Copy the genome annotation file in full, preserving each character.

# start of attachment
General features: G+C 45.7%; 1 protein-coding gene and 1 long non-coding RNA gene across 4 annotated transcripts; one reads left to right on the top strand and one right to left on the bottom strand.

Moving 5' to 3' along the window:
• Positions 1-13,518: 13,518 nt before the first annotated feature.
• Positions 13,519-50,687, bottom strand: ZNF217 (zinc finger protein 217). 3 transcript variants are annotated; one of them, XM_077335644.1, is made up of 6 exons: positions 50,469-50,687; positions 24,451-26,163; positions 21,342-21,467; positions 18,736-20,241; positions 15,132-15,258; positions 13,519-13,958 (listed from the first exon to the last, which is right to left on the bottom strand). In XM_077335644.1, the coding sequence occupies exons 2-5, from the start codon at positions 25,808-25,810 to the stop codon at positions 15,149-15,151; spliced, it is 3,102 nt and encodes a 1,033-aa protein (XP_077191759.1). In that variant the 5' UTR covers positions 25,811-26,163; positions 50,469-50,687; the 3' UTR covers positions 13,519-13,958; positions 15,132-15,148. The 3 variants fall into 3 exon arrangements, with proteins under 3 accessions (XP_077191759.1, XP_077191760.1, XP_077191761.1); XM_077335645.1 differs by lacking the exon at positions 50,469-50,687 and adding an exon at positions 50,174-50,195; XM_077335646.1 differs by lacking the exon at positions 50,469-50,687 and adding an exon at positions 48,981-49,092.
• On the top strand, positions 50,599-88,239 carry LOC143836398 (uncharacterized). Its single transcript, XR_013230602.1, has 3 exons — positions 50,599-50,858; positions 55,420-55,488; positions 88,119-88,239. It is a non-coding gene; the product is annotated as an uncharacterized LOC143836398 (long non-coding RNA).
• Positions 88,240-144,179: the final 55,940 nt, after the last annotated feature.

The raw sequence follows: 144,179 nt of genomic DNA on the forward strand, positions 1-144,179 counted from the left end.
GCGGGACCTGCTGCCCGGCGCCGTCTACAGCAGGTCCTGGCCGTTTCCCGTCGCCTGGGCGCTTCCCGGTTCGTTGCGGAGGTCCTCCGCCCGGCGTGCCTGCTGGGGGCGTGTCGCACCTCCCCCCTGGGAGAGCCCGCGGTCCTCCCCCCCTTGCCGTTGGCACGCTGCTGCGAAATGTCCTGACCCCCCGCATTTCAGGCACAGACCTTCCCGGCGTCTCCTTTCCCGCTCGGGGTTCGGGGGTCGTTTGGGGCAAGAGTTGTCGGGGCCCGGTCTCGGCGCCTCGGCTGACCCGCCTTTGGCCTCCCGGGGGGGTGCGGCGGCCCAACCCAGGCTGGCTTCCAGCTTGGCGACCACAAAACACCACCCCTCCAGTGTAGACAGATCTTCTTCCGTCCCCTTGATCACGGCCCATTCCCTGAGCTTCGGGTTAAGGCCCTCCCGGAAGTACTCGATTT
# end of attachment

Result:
General features: G+C 45.7%; 1 protein-coding gene and 1 long non-coding RNA gene across 4 annotated transcripts; one reads left to right on the top strand and one right to left on the bottom strand.

Moving 5' to 3' along the window:
• Positions 1-13,518: 13,518 nt before the first annotated feature.
• Positions 13,519-50,687, bottom strand: ZNF217 (zinc finger protein 217). 3 transcript variants are annotated; one of them, XM_077335644.1, is made up of 6 exons: positions 50,469-50,687; positions 24,451-26,163; positions 21,342-21,467; positions 18,736-20,241; positions 15,132-15,258; positions 13,519-13,958 (listed from the first exon to the last, which is right to left on the bottom strand). In XM_077335644.1, the coding sequence occupies exons 2-5, from the start codon at positions 25,808-25,810 to the stop codon at positions 15,149-15,151; spliced, it is 3,102 nt and encodes a 1,033-aa protein (XP_077191759.1). In that variant the 5' UTR covers positions 25,811-26,163; positions 50,469-50,687; the 3' UTR covers positions 13,519-13,958; positions 15,132-15,148. The 3 variants fall into 3 exon arrangements, with proteins under 3 accessions (XP_077191759.1, XP_077191760.1, XP_077191761.1); XM_077335645.1 differs by lacking the exon at positions 50,469-50,687 and adding an exon at positions 50,174-50,195; XM_077335646.1 differs by lacking the exon at positions 50,469-50,687 and adding an exon at positions 48,981-49,092.
• On the top strand, positions 50,599-88,239 carry LOC143836398 (uncharacterized). Its single transcript, XR_013230602.1, has 3 exons — positions 50,599-50,858; positions 55,420-55,488; positions 88,119-88,239. It is a non-coding gene; the product is annotated as an uncharacterized LOC143836398 (long non-coding RNA).
• Positions 88,240-144,179: the final 55,940 nt, after the last annotated feature.

The raw sequence follows: 144,179 nt of genomic DNA on the forward strand, positions 1-144,179 counted from the left end.
GCGGGACCTGCTGCCCGGCGCCGTCTACAGCAGGTCCTGGCCGTTTCCCGTCGCCTGGGCGCTTCCCGGTTCGTTGCGGAGGTCCTCCGCCCGGCGTGCCTGCTGGGGGCGTGTCGCACCTCCCCCCTGGGAGAGCCCGCGGTCCTCCCCCCCTTGCCGTTGGCACGCTGCTGCGAAATGTCCTGACCCCCCGCATTTCAGGCACAGACCTTCCCGGCGTCTCCTTTCCCGCTCGGGGTTCGGGGGTCGTTTGGGGCAAGAGTTGTCGGGGCCCGGTCTCGGCGCCTCGGCTGACCCGCCTTTGGCCTCCCGGGGGGGTGCGGCGGCCCAACCCAGGCTGGCTTCCAGCTTGGCGACCACAAAACACCACCCCTCCAGTGTAGACAGATCTTCTTCCGTCCCCTTGATCACGGCCCATTCCCTGAGCTTCGGGTTAAGGCCCTCCCGGAAGTACTCGATTT